Mark Foley who?

/ Source: National Journal

So far, October has brought a steady drip of bad news for Republicans, and not-exactly-good, but definitely-not-bad news for Democrats.

A hedge is required for that last statement, since it's hard to argue that a 52-year-old congressman sending lascivious messages to a 16-year-old congressional page is good news for anyone. But the Mark Foley scandal has presented an opportunity for Democrats, who have seen a fistful of air-tight races open up. As expected, one of the most high-profile of those races is the contest to replace Foley, the six-term Florida Republican who resigned in late September.

Suddenly, long-shot Democratic challenger Tim Mahoney, a wealthy businessman and political novice, got a free ride to the top of the polls. Florida Republicans scrambled to find a replacement and chose Joe Negron, a state representative also not particularly well known in the district.

Mahoney made the national news cycle first, since the sudden competitiveness of the seat led Democratic heavyweights like Massachusetts Sen. John Kerry and retired Gen. Wesley Clark to stump for him. Mahoney was also the first candidate on the air: The spot "Graham Man" was cut before the scandal broke but aired immediately after it.

"Tim is a common-sense businessman who believes in faith, family and personal responsibility. Tim Mahoney will help end the fraud, waste and corruption in Washington," says former Florida governor, senator and onetime White House hopeful Bob Graham, reading from a script that likely had Mahoney's campaign thanking the stars.

Mahoney's team has apparently decided that the word "corruption," rather than the word "Foley," will be the theme of his campaign. His first truly post-Foley spot  doesn't even mention the disgraced congressman.

"Congress is a mess," an announcer barks, over images of former House Majority Leader Tom DeLay, R-Texas, Rep. Bob Ney, R-Ohio, and jailed lobbyist Jack Abramoff. All three men have been embroiled in ethics scandals. Ney recently pleaded guilty to charges of conspiracy and making false statements; DeLay is awaiting trial.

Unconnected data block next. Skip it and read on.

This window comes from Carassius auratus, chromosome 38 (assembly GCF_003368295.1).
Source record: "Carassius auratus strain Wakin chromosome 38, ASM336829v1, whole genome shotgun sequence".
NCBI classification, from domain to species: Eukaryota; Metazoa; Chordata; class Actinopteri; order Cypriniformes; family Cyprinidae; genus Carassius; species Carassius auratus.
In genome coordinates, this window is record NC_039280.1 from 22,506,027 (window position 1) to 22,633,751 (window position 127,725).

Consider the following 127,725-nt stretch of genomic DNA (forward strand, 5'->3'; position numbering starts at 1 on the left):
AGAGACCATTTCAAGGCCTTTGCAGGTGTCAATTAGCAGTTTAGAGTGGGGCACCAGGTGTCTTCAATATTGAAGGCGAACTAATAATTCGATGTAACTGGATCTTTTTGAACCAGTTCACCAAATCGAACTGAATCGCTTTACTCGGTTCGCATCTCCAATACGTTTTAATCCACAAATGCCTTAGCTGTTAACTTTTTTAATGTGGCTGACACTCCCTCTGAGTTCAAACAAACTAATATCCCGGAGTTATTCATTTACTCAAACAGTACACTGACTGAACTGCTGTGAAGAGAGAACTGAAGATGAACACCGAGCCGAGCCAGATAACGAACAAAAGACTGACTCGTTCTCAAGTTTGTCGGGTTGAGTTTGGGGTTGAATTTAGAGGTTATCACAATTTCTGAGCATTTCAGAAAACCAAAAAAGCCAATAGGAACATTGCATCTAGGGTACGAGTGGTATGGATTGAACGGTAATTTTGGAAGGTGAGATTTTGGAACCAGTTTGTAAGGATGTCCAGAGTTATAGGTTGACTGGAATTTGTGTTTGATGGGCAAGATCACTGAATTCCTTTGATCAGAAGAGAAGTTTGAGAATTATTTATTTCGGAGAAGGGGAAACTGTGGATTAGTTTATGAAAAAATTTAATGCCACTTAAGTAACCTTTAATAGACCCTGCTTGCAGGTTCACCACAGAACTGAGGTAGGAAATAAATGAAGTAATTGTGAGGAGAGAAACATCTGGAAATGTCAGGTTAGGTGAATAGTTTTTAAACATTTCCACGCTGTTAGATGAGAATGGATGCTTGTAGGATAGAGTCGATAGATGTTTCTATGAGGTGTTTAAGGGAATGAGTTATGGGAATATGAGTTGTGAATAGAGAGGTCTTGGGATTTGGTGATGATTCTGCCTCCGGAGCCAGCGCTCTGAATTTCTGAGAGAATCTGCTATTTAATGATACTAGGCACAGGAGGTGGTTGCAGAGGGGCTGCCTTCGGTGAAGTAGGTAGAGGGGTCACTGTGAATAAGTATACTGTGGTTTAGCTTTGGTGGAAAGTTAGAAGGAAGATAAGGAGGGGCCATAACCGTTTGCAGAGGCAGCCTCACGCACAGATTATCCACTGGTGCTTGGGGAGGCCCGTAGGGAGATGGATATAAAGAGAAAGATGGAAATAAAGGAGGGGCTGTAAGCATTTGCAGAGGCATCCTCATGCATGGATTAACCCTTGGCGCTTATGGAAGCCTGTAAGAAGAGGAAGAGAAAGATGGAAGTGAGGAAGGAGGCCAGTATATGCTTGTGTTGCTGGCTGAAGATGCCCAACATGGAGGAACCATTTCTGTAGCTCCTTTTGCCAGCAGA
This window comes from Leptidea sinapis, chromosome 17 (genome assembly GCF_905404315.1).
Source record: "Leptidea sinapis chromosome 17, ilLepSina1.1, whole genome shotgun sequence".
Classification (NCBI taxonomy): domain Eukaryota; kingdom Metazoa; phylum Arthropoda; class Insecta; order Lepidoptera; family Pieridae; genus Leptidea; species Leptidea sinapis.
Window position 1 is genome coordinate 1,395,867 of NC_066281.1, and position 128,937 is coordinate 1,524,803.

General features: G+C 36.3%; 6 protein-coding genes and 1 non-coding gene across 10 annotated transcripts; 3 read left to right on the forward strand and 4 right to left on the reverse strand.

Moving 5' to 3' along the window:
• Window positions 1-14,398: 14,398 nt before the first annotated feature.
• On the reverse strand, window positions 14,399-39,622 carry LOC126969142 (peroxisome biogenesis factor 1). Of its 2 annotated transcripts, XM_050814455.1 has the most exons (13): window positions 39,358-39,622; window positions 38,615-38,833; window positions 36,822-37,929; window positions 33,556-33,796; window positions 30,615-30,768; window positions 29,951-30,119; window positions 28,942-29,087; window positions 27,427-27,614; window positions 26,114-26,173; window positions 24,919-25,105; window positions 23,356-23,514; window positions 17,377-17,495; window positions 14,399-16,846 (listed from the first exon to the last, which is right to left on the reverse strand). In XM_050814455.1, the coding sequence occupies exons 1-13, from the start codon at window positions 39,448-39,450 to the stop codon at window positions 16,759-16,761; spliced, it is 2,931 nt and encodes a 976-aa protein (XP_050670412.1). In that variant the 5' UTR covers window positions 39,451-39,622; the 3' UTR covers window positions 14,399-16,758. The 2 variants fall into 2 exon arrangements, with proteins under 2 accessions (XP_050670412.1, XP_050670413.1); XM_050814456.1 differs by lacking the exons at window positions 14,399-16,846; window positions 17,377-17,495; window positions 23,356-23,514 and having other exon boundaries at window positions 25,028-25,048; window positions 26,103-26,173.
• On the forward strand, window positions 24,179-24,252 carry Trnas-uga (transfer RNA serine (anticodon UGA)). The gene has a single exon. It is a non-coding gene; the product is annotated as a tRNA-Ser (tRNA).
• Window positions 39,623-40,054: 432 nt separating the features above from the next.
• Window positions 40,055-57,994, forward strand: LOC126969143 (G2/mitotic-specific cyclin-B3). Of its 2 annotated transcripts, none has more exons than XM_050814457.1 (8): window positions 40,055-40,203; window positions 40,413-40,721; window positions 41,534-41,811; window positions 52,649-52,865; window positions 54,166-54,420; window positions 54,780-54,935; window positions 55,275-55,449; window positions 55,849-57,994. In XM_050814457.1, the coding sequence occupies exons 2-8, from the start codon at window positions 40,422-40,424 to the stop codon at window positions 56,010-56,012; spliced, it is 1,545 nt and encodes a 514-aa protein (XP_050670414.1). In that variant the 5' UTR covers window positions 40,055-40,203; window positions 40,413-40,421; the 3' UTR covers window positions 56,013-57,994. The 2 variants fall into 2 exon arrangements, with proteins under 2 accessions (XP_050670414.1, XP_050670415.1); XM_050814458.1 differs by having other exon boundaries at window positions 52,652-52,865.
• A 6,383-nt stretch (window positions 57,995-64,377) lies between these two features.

Negron is also up on the air, with a spot called "Bush" that stars popular Florida Gov. Jeb Bush (R). Bush opens the ad by mentioning the F-word -- a clear sign state Republicans have decided it's best to tackle the issue directly than to be perceived as ducking the scandal.

"We're all angry and upset by what's happened with Mark Foley," Bush says, "but maintaining control of Congress is important because it's a dangerous world."

GOP hopes were dealt a possibly lethal blow this week when a judge ruled that election officials could not post signs saying that a vote for Foley -- his name remains on the ballot -- would actually go to Negron. Even Negron's son said he would have to "hold [his] nose" while casting his ballot.

The National Republican Congressional Committee has decided to pour $2 million into Negron's coffers to help him get the word out. "Republicans are in it to win, and will likely spend whatever it takes to win," said a GOP strategist involved in Negron's campaign.

A new poll shows Mahoney ahead by 7 points -- quite a turnaround for Fla.-16 but still manageable for the beleaguered GOP.

CAMPAIGN CHECK: Steele Keeps Throwing Them Under The Bus
Maryland Senate hopeful Michael Steele really can't get enough distance from his fellow Republicans.

The candidate who likened the "R" in his party affiliation to a "scarlet letter" has a new spot indirectly addressing the Foley scandal. After telling viewers he has two teenage sons, Steele says sternly that any lawmakers caught "protecting each other instead of protecting children" should be shown "the door." Steele then leans into the camera: "And I don't care which party they're in."

Ouch. Steele really might mean business, Republicans: Looks like former heavyweight champ Mike Tyson's got his back.